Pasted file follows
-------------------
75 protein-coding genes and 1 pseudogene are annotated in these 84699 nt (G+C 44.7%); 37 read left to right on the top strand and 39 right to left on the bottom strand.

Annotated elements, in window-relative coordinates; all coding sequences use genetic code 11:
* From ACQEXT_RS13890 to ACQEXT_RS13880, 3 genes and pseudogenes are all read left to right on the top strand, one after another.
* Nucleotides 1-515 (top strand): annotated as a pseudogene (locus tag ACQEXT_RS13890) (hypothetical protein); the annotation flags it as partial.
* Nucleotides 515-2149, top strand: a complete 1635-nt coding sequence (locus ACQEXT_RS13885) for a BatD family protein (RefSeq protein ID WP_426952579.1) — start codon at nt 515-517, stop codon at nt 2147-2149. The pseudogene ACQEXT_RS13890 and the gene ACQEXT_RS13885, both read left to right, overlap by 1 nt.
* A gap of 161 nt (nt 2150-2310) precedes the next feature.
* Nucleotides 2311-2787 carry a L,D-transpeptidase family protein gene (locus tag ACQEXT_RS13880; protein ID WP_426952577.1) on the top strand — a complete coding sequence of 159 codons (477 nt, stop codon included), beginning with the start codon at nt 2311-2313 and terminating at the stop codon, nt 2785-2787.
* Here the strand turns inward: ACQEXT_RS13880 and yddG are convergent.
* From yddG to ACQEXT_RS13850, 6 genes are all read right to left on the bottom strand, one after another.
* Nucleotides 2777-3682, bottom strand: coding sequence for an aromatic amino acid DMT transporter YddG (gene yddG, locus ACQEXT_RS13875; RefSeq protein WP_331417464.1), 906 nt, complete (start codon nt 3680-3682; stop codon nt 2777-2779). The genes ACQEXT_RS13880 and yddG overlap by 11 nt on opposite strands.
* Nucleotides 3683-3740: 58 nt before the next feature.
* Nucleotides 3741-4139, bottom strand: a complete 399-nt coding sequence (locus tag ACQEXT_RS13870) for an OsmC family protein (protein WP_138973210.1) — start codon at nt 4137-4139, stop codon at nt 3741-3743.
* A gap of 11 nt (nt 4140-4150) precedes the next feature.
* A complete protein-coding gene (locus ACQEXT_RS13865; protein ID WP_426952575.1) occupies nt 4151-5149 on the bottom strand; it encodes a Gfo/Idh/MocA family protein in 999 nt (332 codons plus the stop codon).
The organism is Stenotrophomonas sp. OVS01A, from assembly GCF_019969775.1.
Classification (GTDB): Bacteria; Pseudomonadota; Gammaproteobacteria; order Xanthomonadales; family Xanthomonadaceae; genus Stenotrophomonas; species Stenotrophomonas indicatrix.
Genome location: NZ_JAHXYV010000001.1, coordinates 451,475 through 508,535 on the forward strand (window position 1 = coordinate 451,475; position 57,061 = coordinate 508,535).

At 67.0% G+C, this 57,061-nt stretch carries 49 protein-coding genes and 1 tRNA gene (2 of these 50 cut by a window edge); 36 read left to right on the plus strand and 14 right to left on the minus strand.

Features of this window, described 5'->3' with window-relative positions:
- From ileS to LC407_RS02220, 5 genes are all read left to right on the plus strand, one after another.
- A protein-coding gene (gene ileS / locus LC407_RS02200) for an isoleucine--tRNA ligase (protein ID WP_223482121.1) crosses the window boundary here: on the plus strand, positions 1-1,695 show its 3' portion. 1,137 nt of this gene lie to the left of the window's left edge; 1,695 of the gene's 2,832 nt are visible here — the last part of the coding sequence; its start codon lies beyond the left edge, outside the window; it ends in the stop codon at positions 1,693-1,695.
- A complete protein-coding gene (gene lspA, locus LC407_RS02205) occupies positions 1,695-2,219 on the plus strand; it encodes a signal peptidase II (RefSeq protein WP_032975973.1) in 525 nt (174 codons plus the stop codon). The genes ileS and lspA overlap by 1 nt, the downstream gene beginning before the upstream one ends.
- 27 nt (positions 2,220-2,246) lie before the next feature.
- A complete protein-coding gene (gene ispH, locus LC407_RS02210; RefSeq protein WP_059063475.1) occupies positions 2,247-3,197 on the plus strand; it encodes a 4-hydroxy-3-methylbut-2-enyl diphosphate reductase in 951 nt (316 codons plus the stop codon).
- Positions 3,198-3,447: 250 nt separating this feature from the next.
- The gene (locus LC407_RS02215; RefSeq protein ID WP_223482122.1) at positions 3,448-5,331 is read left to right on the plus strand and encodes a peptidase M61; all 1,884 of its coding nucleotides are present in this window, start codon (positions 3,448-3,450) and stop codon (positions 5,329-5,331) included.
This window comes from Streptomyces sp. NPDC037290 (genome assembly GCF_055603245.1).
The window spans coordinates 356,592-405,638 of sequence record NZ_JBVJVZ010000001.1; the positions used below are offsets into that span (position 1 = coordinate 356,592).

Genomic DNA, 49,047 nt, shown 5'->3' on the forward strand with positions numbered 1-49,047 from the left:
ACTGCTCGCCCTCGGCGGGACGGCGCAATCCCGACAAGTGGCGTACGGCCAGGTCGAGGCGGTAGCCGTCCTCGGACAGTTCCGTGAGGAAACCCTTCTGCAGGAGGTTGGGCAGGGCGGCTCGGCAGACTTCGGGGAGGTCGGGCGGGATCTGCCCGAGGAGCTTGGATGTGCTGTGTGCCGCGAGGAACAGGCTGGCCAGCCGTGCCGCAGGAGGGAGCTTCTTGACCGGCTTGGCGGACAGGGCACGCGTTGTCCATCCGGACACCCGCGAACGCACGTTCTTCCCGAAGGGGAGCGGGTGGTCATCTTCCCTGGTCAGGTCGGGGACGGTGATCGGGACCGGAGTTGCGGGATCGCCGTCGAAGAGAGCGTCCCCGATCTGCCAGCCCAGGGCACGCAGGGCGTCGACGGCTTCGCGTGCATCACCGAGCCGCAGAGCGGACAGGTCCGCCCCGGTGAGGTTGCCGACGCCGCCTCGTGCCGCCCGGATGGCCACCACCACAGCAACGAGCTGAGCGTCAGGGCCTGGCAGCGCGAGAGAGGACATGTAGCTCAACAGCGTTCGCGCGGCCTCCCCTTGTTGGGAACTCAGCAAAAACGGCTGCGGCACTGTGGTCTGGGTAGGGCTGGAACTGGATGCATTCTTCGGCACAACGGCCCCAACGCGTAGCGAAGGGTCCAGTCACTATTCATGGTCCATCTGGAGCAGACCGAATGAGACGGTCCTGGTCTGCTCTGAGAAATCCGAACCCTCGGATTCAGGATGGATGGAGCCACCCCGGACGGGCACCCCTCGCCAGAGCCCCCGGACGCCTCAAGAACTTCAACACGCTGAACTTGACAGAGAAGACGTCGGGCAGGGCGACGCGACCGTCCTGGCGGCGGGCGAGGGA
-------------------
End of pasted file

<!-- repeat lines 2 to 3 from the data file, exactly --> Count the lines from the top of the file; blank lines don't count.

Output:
Annotated elements, in window-relative coordinates; all coding sequences use genetic code 11:
* From ACQEXT_RS13890 to ACQEXT_RS13880, 3 genes and pseudogenes are all read left to right on the top strand, one after another.